Item Details

Stress management: Corpus-based insights into vernacular interpretations of stress

Issue: Vol 10 No. 1 (2013)

Journal: Communication & Medicine

Subject Areas: Healthcare Communication Linguistics

DOI: 10.1558/cam.v10i1.81


Examination of the term stress in naturally occurring vernacular prose provides evidence of three separate senses being conflated. A corpus analysis of 818 instances of stress from non-academic texts in the Corpus of Contemporary American English (COCA) and the Corpus of American Discourses on Health (CADOH) shows a negative prosody for stress, which is portrayed variously as a source outside the body, a physical symptom within the body and an emotional state. The data show that contemporary speakers intermingle the three senses, making more difficult a discussion between doctors and patients of ways to ‘reduce stress’, when stress might be interpreted as a stressor, a symptom, or state of anxiety. This conflation of senses reinforces the impression that stress is pervasive and increasing. In addition, a semantic shift is also refining a new sense for stress, as post-traumatic stress develops as a specific subtype of emotional stress whose use has increased in circulation in the past 20 years.

Author: Laurel Smith Stvan

View Full Text

References :

Adolphs, S., Brown, B., Carter, R., Crawford, P. and Sahota, O. (2004) Applying corpus linguistics in a health care context. Journal of Applied Linguistics 1 (1): 9–28.
Anthony, L. (2012) AntConc (3.3.5m). Tokyo: Waseda University [].
Antonovsky, A. (1979) Health, Stress, and Coping. San Francisco: Jossey-Bass.
Antonovsky, A. (1987) Unraveling The Mystery of Health: How People Manage Stress and Stay Well. San Francisco: Jossey-Bass.
Avshalom, C., Sugden, K., Moffitt, T. E., Taylor, A., Craig, I. W., Harrington, H., McClay, J., Mill, J., Martin, J., Braithwaite, A. and Poulton, R. (2003) Influence of life stress on depression: Moderation by a polymorphism in the 5-HTT gene. Science 301 (5631): 386–389.
Baker, P. (2006) Using Corpora in Discourse Analysis. London: Continuum.
Butterfield, P. S. (1988) The stress of residency: A review of the literature. Archives of Internal Medicine 148: 1428–1435.
Connor, U., Anton, M., Goering, E., Lauten, K., Roach, P., Balunda, S. and Hayat, A. (2012) Listening to patients’ voices: Linguistic indicators related to diabetes self-management. Communication & Medicine 9 (1): 1–12.
Crawford, P. and Brown, B. (2010) Health communication: Corpus linguistics, data-driven learning and education for health professionals. Taiwan International ESP Journal 2 (1): 1–26.
Davies, M. (2008–) The Corpus of Contemporary American English (COCA): 400+ Million Words, 1990–present [].
Frisch, A., Camerini, L., Diviani, N. and Schulz, P. J. (2011) Defining and measuring health literacy: How can we profit from other literacy domains? Health Promotion International 27 (1): 117–126.
Hunston, S. (2002) Corpora in Applied Linguistics. Cambridge: Cambridge University Press.
Hunter, A. (2011) How can I harness positive stress? []
Jolibois, S., Mouzé-Amady, M., Chouaniére, D., Grandjean, F., Nauer, E. and Ducloy, J. (2000) WebStress: A web interface to explore a multidatabase bibliographic corpus on occupational stress. Work & Stress: An International Journal of Work, Health & Organisations 14 (4): 283–296.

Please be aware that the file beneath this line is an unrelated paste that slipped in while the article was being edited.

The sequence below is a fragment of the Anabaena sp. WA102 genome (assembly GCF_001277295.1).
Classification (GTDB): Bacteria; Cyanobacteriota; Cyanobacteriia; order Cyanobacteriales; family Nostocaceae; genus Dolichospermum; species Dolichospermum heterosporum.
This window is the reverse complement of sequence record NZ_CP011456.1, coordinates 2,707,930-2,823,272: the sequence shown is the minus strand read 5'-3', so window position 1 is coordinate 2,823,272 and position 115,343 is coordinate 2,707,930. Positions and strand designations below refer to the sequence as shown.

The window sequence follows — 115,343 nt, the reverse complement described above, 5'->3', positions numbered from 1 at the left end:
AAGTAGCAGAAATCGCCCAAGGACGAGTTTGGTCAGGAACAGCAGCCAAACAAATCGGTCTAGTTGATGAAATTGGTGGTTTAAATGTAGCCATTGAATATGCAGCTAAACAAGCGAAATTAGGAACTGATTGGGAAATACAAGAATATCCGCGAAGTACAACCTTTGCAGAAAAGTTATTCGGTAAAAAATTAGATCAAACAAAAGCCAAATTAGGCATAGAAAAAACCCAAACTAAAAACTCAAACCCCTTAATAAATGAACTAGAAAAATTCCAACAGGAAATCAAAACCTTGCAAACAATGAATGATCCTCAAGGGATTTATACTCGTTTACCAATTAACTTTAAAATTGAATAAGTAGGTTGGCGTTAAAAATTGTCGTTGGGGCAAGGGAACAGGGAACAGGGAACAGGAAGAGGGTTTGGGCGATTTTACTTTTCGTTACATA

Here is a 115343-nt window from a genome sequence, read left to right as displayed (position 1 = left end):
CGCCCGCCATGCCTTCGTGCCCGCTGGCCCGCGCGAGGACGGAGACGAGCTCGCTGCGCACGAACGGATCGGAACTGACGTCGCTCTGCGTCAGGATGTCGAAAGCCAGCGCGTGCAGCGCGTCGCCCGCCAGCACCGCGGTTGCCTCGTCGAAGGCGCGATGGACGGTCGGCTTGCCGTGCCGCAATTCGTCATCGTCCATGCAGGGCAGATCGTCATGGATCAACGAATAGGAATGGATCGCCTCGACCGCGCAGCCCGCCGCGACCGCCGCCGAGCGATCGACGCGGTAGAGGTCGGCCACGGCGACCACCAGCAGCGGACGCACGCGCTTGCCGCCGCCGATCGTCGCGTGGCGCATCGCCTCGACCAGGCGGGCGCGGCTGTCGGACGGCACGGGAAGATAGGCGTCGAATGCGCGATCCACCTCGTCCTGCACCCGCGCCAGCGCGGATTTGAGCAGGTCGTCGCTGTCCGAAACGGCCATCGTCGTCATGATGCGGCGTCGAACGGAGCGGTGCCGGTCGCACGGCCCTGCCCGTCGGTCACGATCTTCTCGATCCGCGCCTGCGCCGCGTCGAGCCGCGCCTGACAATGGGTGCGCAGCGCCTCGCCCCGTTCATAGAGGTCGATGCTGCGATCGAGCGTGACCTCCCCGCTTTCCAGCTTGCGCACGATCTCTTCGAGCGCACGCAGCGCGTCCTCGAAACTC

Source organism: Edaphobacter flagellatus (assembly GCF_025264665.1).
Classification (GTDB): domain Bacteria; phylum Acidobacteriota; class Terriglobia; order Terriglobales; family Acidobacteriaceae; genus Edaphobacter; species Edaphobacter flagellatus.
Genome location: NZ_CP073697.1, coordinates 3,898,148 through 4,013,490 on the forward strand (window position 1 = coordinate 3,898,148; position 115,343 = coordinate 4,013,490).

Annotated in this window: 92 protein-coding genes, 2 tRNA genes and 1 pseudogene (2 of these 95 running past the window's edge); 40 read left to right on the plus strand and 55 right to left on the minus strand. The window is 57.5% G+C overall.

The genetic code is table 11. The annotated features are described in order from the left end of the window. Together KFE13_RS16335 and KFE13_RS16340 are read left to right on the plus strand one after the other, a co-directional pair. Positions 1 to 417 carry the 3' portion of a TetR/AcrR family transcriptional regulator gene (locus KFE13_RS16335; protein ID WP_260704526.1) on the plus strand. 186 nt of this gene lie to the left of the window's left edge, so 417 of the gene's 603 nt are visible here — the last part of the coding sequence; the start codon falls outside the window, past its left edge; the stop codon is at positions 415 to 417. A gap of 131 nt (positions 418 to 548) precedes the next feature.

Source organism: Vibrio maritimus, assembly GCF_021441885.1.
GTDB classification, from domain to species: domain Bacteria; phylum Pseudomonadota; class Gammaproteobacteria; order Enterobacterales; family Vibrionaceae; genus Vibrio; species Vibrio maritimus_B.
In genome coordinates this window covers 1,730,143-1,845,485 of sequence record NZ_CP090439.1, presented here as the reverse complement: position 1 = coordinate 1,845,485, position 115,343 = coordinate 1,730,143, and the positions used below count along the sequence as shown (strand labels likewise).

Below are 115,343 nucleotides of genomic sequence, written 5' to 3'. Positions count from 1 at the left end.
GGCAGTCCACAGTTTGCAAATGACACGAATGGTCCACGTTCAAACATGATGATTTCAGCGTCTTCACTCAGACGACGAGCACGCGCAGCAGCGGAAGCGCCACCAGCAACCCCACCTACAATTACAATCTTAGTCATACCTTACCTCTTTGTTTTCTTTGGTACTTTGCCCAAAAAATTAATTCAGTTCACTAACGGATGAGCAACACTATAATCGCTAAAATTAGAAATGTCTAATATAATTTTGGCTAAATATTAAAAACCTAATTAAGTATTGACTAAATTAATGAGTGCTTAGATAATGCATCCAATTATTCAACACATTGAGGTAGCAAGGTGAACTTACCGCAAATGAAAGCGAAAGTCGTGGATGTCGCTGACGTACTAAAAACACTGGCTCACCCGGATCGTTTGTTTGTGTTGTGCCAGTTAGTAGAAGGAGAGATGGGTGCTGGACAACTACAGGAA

Kjellmer, G. (1982) Some problems relating to the study of collocations in the Brown Corpus. In S. Johannson (ed.) Computer Corpora in English Language Research, 25–33. Bergen: Norwegian Centre for the Humanities.
Louw, B. (2000) Contextual prosody theory: Bringing semantic prosodies to life. In C. Heffer and H. Sauntson (eds) Words in Context: A Tribute to John Sinclair on his Retirement, CD-ROM. Birmingham: University of Birmingham. Reprinted in online journal Texto (2008) [].
Meyerson, D. (1994) Interpretations of stress in institutions: The cultural production of ambiguity and burnout. Administrative Science Quarterly 39 (4): 628–653.
Millar, N. and Budgell, B. S. (2008) The language of public health – a corpus-based analysis. Journal of Public Health 16 (5): 369–374.
Mishler, E. G. (1984) The Discourse of Medicine: Dialectics of Medical Interviews. Norwood, NJ: Ablex.
Mulhall, A. (1996) Cultural discourse and the myth of stress in nursing and medicine. International Journal of Nursing Studies 33 (5): 455–468.
Radcliffe, C. and Lester, H. (2003) Perceived stress during undergraduate medical training: A qualitative study. Medical Education 37 (1): 32–38.
Ream, E. and Richardson, A. (1996) Fatigue: A concept analysis. International Journal of Nursing Studies 3 (5): 519–529.
Selye, H. (1956) The Stress of Life. London: McGraw-Hill.
Shapiro, S. L., Shapiro, D. E. and Schwartz, G. E. R. (2000) Stress management in medical education: A review of the literature. Academic Medicine 75 (7): 748–759.
Sinclair, J. (1987) Collocations: A progress report. In R. Steele and T. Threadgold (eds) Language Topics: Essays in Honour of Michael Halliday, 319–332. Amsterdam: John Benjamins.
Stvan, L. S. (2007) Lexical conflation and edible iconicity: Two sources of ambiguity in American vernacular health terminology. Communication & Medicine 4 (2): 189–199.
Stvan, L. S. (2008) Health literacy: A single meaning or three senses conflated? The Language of Health Care: Proceedings of the 1st International Conference on Language and Health Care, 1–13. Alicante: IULMA.
Swick, K. and Hanley, P. (1980) Stress and the class­room teacher. Washington, DC: National Education Association.